What is Vitamin C
Also known as Acorbic Acid, Vitamin C is one of the 24 essential vitamins required by the human body. Humans do NOT produce Vitamin C and therefore it must be acquired through food. Fruits often contain high concentrations of Vitamin C, with papaya, strawberries, and oranges containing about 50-60 mg’s per 100 grams. Vitamin C can also be obtained from animal sources, usually found in high concentrations in the liver (20-30 mg’s).
The Vitamin C Claim: Supplementing with Vitamin C will prevent the common cold; taking mega doses of Vitamin C once you have a cold will reduce length or cure the cold.
One of the most researched vitamins on the market. Despite Vitamin C’s urban popularity as a cold-fighting solution, no studies have so far shown Vitamin C prevents colds in the general population.
- Large doses of Vitamin C does not prevent the common cold: studies show contrary to popular belief, does NOT prevent colds in average populations([1. The effect on winter illness of large doses of vitamin C])
- Vitamin C may reduce the DURATION of a cold between 7 to 14 percent([1. The effect on winter illness of large doses of vitamin C])([2. Hemilä H, Chalker E. Vitamin C for preventing and treating the common cold. Cochrane Database Syst Rev. (2013)])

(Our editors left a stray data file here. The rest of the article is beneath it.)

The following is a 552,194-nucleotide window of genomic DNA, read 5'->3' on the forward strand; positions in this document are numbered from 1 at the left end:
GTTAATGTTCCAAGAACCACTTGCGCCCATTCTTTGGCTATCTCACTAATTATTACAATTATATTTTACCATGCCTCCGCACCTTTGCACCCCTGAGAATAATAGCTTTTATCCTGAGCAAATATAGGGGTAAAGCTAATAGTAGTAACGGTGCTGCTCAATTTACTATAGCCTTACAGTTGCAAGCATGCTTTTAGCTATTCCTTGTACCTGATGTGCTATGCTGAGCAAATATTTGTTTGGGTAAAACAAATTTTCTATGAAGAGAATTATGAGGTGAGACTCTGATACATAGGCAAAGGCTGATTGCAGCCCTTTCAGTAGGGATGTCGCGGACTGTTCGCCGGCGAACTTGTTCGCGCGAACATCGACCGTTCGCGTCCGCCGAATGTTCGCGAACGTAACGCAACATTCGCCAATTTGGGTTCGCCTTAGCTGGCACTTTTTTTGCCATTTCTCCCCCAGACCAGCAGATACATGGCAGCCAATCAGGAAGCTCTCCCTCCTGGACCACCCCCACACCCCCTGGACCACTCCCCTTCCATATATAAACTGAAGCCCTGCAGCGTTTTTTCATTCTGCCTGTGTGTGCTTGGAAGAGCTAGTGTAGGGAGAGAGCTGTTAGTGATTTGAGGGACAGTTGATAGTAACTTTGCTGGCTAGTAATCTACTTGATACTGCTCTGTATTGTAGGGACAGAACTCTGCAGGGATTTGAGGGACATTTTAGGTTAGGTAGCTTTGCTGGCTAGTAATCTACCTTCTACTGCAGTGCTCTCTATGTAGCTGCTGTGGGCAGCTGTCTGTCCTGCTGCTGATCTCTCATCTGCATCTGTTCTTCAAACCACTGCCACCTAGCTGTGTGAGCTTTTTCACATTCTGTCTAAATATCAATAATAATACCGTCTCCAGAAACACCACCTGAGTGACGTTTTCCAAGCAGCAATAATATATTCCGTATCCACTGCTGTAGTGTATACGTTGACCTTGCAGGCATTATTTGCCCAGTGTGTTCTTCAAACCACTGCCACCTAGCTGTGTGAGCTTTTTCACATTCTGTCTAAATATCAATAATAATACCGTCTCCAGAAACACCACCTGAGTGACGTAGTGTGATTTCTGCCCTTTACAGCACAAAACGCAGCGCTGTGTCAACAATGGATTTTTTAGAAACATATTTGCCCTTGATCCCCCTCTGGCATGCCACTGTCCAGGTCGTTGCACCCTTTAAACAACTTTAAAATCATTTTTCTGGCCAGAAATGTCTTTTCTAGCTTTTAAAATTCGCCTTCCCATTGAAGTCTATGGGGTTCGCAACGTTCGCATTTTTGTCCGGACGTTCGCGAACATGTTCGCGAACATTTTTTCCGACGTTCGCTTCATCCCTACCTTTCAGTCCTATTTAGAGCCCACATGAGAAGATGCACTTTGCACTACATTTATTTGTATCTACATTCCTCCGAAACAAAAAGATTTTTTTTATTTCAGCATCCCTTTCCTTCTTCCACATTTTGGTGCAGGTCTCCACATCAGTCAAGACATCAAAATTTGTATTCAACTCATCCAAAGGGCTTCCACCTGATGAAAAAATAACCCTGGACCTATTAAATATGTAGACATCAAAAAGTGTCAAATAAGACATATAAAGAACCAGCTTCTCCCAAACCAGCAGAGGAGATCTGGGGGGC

- Vitamin C may reduce the chances of catching the common cold by 50 percent among athelete populations([3. Douglas RM, et al. Vitamin C for preventing and treating the common cold. Cochrane Database Syst Rev. (2007)])
Vitamin C does not live up to the hype and won’t fight or cure the cold in the general populations. At most it will reduce the duration of a cold by a small bit.
Despite the urban myth surrounding Vitamin C, the amble amount of research done on it has yet to show Vitamin C prevents colds or cures colds in the general population. The one group that Vitamin C can reduce colds are athletes. Vitamin C can reduce the chances of catching the cold by half. If you are on Vitamin C and you catch a cold, studies show a 7 to 14 percent reduction in the length of the cold.
The general population likely gets plenty of Vitamin C from diet and fruit (Orange Juice, Oranges and other fruit, Vitamin C additives in processed food) which probably explains why supplementing with Vitamin C provides no real benefits.
SHOULD YOU SUPPLEMENT WITH VITAMIN C?
The claims about Vitamin C are hype and not at all true based on the loads of research. Vitamin C won’t provide any benefits unless you are a hard training athlete. As a general cold preventative it will do nothing for the average person.
SHOULD YOU SUPPLEMENT WITH VITAMIN C FOR MUAY THAI?
if you train as a fighter (training 4-5 times a week, 1 to 2 sessions a day, with long road work, and maybe strength training). Studies do show Vitamin C can half the risk of catching a cold. Considering Vitamin C is cheap, has no side effects, and is readily available, I say it’s well worth supplementing with Vitamin C if you train like an athlete.
If you do have a flu, taking Vitamin C may reduce the duration by 10-14 percent. In real terms, this may knock one day off your flu duration.
if you are not an athlete. If you train casually a couple times a week, Vitamin C likely won’t reduce your chances of catching a cold.